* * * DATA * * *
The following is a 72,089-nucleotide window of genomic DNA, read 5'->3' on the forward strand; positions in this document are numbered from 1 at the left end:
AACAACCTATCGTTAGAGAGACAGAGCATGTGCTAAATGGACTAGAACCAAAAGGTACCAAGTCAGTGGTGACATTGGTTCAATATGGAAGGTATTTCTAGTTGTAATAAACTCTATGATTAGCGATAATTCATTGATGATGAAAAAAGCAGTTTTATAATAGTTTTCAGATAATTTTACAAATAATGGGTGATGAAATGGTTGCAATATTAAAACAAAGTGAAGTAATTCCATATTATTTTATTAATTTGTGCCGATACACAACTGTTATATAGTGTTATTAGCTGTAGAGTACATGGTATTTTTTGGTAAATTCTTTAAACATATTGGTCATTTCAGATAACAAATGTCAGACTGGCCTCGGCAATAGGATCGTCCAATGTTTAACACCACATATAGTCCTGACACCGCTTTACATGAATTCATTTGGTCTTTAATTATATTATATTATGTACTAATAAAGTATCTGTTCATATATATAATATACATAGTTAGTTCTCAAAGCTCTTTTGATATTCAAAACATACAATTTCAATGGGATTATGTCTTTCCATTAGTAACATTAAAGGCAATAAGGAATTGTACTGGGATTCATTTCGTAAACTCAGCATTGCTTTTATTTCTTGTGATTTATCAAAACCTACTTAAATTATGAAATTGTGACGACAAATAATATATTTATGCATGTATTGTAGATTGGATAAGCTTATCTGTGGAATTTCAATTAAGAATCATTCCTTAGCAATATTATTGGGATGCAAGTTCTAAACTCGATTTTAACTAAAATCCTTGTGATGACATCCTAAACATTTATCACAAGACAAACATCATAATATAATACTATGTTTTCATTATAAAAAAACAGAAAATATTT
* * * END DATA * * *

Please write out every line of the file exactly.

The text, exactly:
The following is a 72,089-nucleotide window of genomic DNA, read 5'->3' on the forward strand; positions in this document are numbered from 1 at the left end:
AACAACCTATCGTTAGAGAGACAGAGCATGTGCTAAATGGACTAGAACCAAAAGGTACCAAGTCAGTGGTGACATTGGTTCAATATGGAAGGTATTTCTAGTTGTAATAAACTCTATGATTAGCGATAATTCATTGATGATGAAAAAAGCAGTTTTATAATAGTTTTCAGATAATTTTACAAATAATGGGTGATGAAATGGTTGCAATATTAAAACAAAGTGAAGTAATTCCATATTATTTTATTAATTTGTGCCGATACACAACTGTTATATAGTGTTATTAGCTGTAGAGTACATGGTATTTTTTGGTAAATTCTTTAAACATATTGGTCATTTCAGATAACAAATGTCAGACTGGCCTCGGCAATAGGATCGTCCAATGTTTAACACCACATATAGTCCTGACACCGCTTTACATGAATTCATTTGGTCTTTAATTATATTATATTATGTACTAATAAAGTATCTGTTCATATATATAATATACATAGTTAGTTCTCAAAGCTCTTTTGATATTCAAAACATACAATTTCAATGGGATTATGTCTTTCCATTAGTAACATTAAAGGCAATAAGGAATTGTACTGGGATTCATTTCGTAAACTCAGCATTGCTTTTATTTCTTGTGATTTATCAAAACCTACTTAAATTATGAAATTGTGACGACAAATAATATATTTATGCATGTATTGTAGATTGGATAAGCTTATCTGTGGAATTTCAATTAAGAATCATTCCTTAGCAATATTATTGGGATGCAAGTTCTAAACTCGATTTTAACTAAAATCCTTGTGATGACATCCTAAACATTTATCACAAGACAAACATCATAATATAATACTATGTTTTCATTATAAAAAAACAGAAAATATTT